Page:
|The First Dog by Benjamin Cheever|
The Empty Nest
Dogs move in packs. Each time dogs broke away from the original family and moved on to better opportunities, they would mate with close cousins who'd migrated with them. Their offspring would have had less genetic diversity than their ancestors' because the parents were more closely related. As this process continued over thousands of years, diversity was reduced.
Humans, by applying artificial selection, have created smaller and smaller populations. If it's a very small population, it's called a bottle neck. In the case of dog breeds, the least amount of diversity will be a breed that's gone through the narrowest bottle neck.
The Norwegian Lundehund is a good (but unfortunate) example.
The ancestors of the Lundehund were not a breed per se, but rather a landrace, a local variety of domesticated animal that developed largely by natural processes. Their natural environment included rocky surfaces, craggy cliffs and steep fjords. For thousands of years the Lundehund was a genetically diverse balanced population.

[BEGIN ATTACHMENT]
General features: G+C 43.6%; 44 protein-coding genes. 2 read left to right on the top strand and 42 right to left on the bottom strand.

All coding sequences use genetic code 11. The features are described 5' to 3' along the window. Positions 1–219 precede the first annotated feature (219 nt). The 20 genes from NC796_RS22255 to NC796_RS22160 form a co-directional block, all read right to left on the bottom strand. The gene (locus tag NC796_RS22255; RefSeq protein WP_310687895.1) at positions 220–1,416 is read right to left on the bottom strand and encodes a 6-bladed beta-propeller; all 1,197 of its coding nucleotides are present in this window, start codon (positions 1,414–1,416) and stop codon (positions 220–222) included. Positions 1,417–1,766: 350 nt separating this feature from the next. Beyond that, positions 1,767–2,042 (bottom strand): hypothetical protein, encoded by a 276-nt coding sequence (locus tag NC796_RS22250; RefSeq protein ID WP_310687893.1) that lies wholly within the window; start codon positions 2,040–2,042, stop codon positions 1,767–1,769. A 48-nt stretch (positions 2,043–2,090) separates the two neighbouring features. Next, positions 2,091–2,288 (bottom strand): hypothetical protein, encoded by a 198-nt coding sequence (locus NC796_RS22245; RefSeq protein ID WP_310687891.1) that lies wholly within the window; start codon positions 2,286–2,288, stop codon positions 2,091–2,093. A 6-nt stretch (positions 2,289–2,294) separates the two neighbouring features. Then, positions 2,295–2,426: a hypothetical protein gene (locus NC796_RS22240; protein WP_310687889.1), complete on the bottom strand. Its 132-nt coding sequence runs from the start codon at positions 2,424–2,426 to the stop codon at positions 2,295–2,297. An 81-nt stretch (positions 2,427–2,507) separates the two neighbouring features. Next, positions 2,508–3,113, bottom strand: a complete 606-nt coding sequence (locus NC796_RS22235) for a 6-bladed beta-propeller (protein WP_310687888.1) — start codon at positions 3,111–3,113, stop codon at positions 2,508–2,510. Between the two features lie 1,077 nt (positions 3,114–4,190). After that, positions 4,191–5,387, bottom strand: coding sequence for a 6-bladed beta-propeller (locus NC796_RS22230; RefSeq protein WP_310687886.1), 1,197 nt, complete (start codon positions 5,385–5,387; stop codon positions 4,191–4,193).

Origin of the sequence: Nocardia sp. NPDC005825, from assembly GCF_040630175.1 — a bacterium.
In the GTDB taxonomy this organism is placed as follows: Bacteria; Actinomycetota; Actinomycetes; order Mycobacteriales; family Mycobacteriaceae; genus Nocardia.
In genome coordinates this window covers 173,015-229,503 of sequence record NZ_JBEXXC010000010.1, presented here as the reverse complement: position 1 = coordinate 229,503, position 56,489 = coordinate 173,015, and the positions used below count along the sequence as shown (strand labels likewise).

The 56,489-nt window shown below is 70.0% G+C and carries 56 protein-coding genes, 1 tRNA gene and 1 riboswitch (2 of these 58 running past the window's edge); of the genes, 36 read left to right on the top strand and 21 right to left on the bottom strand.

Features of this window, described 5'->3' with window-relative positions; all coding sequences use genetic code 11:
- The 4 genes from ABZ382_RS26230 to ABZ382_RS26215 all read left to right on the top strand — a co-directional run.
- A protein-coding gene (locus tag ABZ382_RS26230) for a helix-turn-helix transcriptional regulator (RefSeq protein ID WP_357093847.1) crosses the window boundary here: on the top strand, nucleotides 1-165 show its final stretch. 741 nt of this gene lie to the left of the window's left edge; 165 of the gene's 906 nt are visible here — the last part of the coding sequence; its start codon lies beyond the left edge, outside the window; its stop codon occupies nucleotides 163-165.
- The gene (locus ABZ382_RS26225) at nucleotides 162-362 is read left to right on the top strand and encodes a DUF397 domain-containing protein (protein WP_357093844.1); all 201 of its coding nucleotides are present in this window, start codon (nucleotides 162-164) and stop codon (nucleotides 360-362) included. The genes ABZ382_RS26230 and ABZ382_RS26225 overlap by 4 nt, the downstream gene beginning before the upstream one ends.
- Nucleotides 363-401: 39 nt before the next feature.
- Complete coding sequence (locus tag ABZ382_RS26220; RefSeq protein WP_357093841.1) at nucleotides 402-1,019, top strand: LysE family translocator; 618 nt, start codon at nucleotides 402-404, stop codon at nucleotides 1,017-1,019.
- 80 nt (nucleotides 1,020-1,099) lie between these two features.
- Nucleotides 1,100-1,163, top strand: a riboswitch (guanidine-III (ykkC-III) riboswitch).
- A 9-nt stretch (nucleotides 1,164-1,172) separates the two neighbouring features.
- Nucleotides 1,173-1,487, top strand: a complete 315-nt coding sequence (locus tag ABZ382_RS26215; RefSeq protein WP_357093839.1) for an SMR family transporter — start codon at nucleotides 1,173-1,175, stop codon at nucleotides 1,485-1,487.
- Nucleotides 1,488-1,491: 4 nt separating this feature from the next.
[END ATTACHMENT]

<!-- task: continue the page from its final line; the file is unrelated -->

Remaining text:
The dog in its natural environment.
About a hundred years ago, the landrace was artificially "perfected" to negotiate rocky cliffs to hunt Puffin birds, now an endangered species. Some breed diversity was lost.
|The Hapsburgs had many genetic problems.|
Hemophilia was probably the worst.
The Lundehund suffers from a life threatening digestive disorder (Lundehund gastroenteropathy) that causes the dog to be unable to absorb protein and nutrients from food. Not all dogs are afflicted, but all Lundehunds are carriers. Although the disease can be managed, there is no cure. The average age of death is 7-8 years.
The unique feature of the Lundehund is it's polydactyle foot with fully formed, jointed and muscled toes. Note the six toes instead of the normal four. I wonder if she can open the refrigerator door.
In addition, the dog has extreme range of motion in its shoulders, neck and ears. (The ear canal opening can be controlled by ear movement). These distinctive traits, found only in the Lundehund, likely developed from natural pressures the dogs experienced thousands of years ago. If breeders were to cross the Lundehund with another breed to increase diversity and reduce the incidence of disease, these extraordinary features would be lost forever. Breeders face difficult decisions.
To read more about the unusual Norwegian Lundehund, click here